MONDAY, Feb. 4 (HealthDay News) -- Fans of the pioneer tales known as "Little House on the Prairie" are familiar with the ravages of scarlet fever.
That's because Mary Ingalls -- sister of the autobiographical series' author, Laura Ingalls Wilder -- went blind, supposedly because of complications from the illness.
But medical experts today think it's time that explanation went the way of the wagon wheel.
"Scarlet fever is unlikely because there isn't eye involvement with that disease," said Sarah Allexan, coauthor of a new article detailing Mary's illness.
The results of Allexan's detective work were released online Feb. 4 in the journal Pediatrics.
In a book from the Little House series called By the Shores of Silver Lake, Ingalls Wilder wrote: "Mary and Carrie and baby Grace and Ma had all had scarlet fever. Far worst of all, the fever had settled in Mary's eyes and Mary was blind."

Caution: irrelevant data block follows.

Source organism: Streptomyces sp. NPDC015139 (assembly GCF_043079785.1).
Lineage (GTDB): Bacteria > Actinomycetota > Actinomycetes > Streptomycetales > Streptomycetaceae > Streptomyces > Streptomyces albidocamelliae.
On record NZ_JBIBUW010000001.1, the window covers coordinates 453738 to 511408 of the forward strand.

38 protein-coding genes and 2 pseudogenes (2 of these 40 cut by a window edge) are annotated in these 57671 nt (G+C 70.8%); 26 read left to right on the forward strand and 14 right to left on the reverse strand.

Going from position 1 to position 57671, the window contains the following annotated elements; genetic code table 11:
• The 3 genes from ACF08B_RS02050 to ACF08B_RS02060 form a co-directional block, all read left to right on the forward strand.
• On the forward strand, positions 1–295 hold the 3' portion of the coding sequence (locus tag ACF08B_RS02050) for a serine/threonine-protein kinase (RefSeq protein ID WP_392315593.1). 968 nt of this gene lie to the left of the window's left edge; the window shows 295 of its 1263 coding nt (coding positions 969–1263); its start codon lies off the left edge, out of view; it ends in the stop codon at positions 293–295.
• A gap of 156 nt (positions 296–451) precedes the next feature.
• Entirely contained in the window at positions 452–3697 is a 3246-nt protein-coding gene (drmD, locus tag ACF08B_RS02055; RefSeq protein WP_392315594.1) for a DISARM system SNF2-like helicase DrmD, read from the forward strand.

Scarlet fever, caused by Streptococcus pyogenes, caused many deaths of U.S. children between 1840 and 1883, according to the historical review. Up to 30 percent of children who had scarlet fever died during that time period. In the early 1900s, scarlet fever, measles, meningitis and other "diseases of the head" were believed to be the top four causes of blindness in the United States.
Without a known explanation, deaths from scarlet fever began to drop in the early 1900s, even before antibiotics were introduced, according to the review.
What also remains largely unexplained is how scarlet fever could have caused blindness. Allexan, who was studying at the University of Michigan in Ann Arbor when she started the review and is now a student at the University of Colorado School of Medicine in Aurora, suspects that many cases of blindness that were attributed to scarlet fever might have been caused by meningitis instead.
All rights reserved